(2001) (72%). The Firmicutes phylum dominates the bacterial community in pig (55%), human (56%), and beef cattle (70%) Atezolizumab concentration feces suggesting an ecological and functional importance
of this group within the gut across species (Larsen et al., 2010; Lamendella et al., 2011; Shanks et al., 2011). The abundance of Bacteroidetes (3.7%) in the present study is much less than that reported in human (35.4%) and pig (35%) using high-throughput sequencing technologies (Larsen et al., 2010; Lamendella et al., 2011). The total percentage of Bacteroides in this report is also lower than that previously reported in horses; however, the percentage of Bacteroides has been shown to range between 12% and 49% of the total number of clones sequenced (Daly et al., 2001, 2011; Daly & Shirazi-Beechey, 2003; Yamano et al., 2008; Willing et al., 2009). These differences may be associated with source of sample, differences in diet and the sensitivity and numbers of clones examined. Daly et al. (2001, 2011) collected colonic samples from euthanized
horses that grazed pasture, and some received supplemental grain. Yamano et al. (2008) collected fecal samples from horses on bamboo grass pastures. Willing et al. (2009) described a higher abundance of Bacteroidetes in horses that were fed an early cut timothy/meadow fescue haylage as compared to horses fed late cut timothy/meadow fescue and concentrate (27%). Unfortunately, a thorough nutrient analysis that documents carbohydrate content is lacking in the previous citations and thus comparisons related to the role of dietary composition are speculative. While it is likely that forage vs. concentrate find protocol feeding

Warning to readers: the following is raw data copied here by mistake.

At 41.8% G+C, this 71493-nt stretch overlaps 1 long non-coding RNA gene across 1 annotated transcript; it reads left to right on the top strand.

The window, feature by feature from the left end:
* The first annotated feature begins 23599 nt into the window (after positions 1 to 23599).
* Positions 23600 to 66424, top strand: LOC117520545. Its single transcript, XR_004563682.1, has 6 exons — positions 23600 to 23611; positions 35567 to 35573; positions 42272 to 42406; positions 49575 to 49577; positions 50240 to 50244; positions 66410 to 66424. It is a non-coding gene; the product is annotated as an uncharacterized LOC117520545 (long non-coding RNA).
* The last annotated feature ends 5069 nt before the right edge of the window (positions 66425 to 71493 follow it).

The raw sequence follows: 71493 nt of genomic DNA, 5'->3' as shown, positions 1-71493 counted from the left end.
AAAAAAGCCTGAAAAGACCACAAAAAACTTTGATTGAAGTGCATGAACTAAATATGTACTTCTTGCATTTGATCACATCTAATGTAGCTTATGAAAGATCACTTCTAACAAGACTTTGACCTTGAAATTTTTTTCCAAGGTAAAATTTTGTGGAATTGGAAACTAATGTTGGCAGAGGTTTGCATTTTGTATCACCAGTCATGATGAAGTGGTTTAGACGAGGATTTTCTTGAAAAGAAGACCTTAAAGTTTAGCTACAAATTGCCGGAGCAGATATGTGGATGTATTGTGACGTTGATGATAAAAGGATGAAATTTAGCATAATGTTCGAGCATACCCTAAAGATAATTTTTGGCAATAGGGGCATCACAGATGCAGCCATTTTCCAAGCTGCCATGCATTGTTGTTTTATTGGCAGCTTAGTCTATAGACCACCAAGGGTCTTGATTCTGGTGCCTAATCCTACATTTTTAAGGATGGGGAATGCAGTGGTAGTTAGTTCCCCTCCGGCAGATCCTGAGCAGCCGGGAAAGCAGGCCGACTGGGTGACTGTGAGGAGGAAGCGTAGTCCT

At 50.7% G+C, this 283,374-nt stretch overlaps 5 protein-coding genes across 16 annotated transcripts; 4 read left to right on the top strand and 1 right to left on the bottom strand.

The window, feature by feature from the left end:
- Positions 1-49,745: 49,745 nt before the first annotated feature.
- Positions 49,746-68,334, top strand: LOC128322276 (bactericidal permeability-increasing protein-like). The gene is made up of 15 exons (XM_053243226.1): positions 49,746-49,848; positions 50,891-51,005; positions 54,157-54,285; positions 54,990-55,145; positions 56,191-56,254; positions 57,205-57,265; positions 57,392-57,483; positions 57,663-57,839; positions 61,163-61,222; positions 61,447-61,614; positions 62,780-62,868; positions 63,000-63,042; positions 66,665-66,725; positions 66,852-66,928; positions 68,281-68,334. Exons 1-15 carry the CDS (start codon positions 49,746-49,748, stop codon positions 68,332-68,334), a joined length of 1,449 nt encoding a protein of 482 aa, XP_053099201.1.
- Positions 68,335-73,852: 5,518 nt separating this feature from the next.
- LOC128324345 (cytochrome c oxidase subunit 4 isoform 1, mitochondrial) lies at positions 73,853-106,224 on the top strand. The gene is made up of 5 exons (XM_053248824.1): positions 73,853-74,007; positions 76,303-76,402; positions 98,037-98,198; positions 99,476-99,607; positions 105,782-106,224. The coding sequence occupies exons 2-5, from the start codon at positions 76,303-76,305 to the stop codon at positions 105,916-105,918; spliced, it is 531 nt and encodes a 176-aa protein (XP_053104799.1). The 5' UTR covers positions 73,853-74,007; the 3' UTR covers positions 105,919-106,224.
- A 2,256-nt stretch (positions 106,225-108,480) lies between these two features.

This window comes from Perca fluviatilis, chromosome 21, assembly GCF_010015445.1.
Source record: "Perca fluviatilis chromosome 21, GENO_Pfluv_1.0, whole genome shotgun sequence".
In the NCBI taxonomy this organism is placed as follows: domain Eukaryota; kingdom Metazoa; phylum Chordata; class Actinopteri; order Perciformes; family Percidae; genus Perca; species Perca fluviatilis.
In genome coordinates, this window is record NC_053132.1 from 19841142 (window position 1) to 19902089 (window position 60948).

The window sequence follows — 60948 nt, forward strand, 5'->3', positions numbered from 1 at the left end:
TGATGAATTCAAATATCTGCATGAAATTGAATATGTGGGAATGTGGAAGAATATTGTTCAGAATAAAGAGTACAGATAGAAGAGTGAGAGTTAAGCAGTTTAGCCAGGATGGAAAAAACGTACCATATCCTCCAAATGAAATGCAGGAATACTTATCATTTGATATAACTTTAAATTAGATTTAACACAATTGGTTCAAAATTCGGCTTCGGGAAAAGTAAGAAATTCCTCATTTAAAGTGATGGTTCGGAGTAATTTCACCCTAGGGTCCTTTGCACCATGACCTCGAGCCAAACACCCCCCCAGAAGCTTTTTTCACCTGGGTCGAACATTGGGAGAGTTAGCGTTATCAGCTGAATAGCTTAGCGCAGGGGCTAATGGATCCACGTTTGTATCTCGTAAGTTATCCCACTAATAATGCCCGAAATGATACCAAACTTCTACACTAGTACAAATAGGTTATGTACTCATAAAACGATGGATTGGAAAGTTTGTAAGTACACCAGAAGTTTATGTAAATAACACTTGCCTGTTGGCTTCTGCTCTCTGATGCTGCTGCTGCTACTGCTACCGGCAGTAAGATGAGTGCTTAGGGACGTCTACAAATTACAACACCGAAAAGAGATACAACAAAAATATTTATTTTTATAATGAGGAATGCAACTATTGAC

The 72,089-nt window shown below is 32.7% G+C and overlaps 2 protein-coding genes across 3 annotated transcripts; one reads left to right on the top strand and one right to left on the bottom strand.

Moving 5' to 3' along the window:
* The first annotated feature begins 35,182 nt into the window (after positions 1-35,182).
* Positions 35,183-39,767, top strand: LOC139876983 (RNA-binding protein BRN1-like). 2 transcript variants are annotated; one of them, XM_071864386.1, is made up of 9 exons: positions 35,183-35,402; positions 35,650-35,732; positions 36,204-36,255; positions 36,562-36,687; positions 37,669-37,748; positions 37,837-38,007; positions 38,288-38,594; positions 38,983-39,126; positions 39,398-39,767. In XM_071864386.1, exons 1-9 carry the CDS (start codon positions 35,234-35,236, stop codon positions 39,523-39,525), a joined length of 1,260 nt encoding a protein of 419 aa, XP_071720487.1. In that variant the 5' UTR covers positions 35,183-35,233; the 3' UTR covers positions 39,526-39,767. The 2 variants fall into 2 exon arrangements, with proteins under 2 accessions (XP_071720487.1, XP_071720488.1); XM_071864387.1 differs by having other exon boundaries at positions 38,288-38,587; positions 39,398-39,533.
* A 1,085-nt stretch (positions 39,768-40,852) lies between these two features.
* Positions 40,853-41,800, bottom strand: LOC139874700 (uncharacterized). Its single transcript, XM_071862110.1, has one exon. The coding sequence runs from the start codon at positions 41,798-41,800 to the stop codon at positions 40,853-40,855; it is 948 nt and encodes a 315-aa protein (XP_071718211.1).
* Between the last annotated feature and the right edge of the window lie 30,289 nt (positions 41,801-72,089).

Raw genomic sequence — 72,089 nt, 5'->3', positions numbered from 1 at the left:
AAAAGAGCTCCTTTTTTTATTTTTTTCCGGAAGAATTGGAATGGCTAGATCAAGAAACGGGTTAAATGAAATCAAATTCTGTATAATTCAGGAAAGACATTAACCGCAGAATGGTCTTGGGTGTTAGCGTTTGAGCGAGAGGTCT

influences the equine gut microbial community to a greater degree than forage alone, the influence of different types of forages on this community has not been determined. In this study, the low relative abundance of Bacteroidetes may be in part due to the differences in diet; however, it is also possible that the primers used are not inclusive of all members of the phyla. Aquatic members of the Bacteroidetes phylum have been previously underrepresented by PCR primer-based methodologies (Cottrell & Kirchman, 2000). Org 27569 Garner et al. (1975) concluded that the equine bacterial community is dominated by fibrolytic bacteria by the use of culture-based techniques. Fibrobacter spp. represented 0.75% of total bacteria in the present study, which is similar (1.2%) to cecal contents as reported by Julliand et al. (1999). However, other authors who also quantified Fibrobacter spp. by the use of oligonucleotide probes reported Fibrobacter spp. abundance to be 12% in the cecum and around 4% in the colon (Lin & Stahl, 1995; Daly & Shirazi-Beechey, 2003). When quantified by the use of clone library generation, a report of Fibrobacter spp. abundance was lower (0.01%) (Daly et al., 2001). Ruminococcus spp. and Eubacterium spp.